7:00 am
How to Know Your True Worth (RVU)
Bhagwan Satiani MD MBA, Ohio State University, Columbus, OH
 
7:15 am
Hospital Negotiations – Lessons Learned and Weighing Your Options
Margaret Dunn MD MBA, Wright State Physicians, Dayton, OH
 
7:30 am
Panel Discussion
6:30 am – 8:00 am​ General Surgery Resident Program Breakfast - Room 3011
(see Fellow/General Surgery Resident/Medical Student Education Program for more details)
​6:30 am – 8:00 am Medical Student (MS1/MS2) Program Breakfast - Room 3008 
(see Fellow/General Surgery Resident/Medical Student Education Program for more details)
6:30 am – 8:00 am​ Medical Student (MS3/MS4) Program Breakfast - Room 3009
(see Fellow/General Surgery Resident/Medical Student Education Program for more details)
​8:00 am – 8:30 am Opening Ceremony - Room 3000
Introductory Videos
SVS Historical Video featuring Vascular Surgeon Leaders
SVS 2012 - 2013 Accomplishments
 
SVS Presidential Welcome
Peter Gloviczki MD, SVS President
 
Introduction of:
SVS Board of Directors
SVS Executive Committee
SVS Annual Meeting Program Committee
SVS Honorary Members
SVS International Chapters and Presidents
SVS International Scholarship Recipients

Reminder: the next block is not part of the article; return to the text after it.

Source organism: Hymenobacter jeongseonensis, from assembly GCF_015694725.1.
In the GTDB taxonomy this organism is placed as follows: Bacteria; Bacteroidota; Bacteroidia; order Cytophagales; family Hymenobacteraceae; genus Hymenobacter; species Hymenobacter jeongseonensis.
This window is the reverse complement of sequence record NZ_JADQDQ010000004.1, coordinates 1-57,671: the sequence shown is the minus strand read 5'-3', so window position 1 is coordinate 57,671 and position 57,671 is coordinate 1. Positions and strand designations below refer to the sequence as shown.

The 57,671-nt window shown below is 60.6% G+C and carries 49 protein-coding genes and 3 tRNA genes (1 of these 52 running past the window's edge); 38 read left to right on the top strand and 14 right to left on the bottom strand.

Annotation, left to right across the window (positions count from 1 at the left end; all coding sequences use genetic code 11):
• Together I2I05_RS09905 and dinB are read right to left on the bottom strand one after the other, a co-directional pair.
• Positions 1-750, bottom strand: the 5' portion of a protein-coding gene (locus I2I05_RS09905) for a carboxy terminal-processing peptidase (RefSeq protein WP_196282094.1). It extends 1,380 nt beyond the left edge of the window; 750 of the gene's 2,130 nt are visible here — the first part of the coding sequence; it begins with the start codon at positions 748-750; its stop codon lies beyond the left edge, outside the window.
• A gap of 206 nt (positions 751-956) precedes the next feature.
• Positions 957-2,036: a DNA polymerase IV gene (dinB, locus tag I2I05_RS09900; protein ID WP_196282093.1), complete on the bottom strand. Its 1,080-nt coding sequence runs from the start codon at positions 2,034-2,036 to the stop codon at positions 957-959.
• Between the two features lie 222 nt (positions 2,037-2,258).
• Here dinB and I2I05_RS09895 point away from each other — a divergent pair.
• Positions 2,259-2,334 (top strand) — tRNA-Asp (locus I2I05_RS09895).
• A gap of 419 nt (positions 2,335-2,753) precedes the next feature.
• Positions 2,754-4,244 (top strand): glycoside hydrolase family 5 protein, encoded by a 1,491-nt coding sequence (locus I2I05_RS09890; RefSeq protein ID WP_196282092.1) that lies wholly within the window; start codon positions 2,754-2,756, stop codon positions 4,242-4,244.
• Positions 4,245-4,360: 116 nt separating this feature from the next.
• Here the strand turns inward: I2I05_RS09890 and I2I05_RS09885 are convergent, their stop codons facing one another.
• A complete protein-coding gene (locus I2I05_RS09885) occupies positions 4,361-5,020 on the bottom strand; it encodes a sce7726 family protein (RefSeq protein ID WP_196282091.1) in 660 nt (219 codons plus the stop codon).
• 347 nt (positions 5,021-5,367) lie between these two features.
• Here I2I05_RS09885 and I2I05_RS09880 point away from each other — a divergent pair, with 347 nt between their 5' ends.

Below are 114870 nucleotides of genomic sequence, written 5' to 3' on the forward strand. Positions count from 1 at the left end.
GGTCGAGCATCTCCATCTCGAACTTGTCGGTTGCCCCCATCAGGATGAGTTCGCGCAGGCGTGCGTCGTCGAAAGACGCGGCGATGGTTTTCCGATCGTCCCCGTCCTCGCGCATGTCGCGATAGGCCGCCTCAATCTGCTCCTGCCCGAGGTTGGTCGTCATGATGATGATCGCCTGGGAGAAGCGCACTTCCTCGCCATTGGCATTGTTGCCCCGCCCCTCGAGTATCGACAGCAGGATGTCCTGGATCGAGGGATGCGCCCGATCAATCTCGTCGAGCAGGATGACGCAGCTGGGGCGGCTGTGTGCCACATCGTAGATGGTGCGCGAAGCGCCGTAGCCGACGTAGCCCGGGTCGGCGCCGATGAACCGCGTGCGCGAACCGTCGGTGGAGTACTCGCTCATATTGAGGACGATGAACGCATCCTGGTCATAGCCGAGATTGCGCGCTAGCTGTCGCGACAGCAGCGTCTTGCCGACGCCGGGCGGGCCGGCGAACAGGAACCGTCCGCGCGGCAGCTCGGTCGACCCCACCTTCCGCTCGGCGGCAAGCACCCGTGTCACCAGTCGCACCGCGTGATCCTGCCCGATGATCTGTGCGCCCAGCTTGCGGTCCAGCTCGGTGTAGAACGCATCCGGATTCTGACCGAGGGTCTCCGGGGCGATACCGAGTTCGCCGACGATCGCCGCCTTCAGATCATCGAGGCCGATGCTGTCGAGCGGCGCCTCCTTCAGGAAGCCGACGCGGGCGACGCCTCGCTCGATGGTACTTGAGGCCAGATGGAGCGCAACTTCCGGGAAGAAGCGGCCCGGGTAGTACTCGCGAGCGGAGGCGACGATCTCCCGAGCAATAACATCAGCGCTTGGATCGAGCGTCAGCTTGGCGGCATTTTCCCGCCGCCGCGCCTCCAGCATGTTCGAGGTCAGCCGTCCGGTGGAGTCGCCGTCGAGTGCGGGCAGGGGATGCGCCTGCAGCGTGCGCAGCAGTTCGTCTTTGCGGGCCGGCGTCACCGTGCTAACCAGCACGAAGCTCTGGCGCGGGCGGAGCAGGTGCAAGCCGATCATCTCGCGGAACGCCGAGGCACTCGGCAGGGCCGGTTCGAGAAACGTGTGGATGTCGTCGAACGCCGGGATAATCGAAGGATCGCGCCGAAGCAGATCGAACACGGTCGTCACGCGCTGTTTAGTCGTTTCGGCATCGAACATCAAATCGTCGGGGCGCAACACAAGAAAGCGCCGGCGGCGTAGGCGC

2012 Distinguished Fellows
8:30 am - 10:00 am​

S1: William J. von Liebig Forum - Room 3000

At the end of this session, participants should be able to:

  1. Discuss the methodology, results, and conclusions of the research presented in vascular health.
  2. Gain knowledge of new technology for diagnosis and treatment of vascular disease.
Moderators: Richard P. Cambria MD, Massachusetts General Hospital, Boston, MA
Roy K. Greenberg, MD, The Cleveland Clinic Foundation, Cleveland, OH
 
8:30 am
SS1. Post-Discharge Outcomes after Endovascular Abdominal Aortic Aneurysm Repair
Prateek K. Gupta1, Travis L. Engelbert1, Bala Ramanan2, Xiang Fang2, Dai Yamanouchi1, John R. Hoch1, Charles W. Acher1
1Surgery, University of Wisconsin Hospital and Clinics, Madison, WI; 2Creighton University, Omaha, NE.
 
8:44 am
SS2. A Propensity-Matched Comparison of Fenestrated EVAR and Open Surgical Repair of Complex Abdominal Aortic Aneurysms
Maxime Raux1, Virendra I. Patel2, Frederic Cochennec1, Shankha Mukhopadhyay2, Pascal Desgranges1, Richard P. Cambria2, Jean-Pierre Becquemin1, Glenn M. LaMuraglia2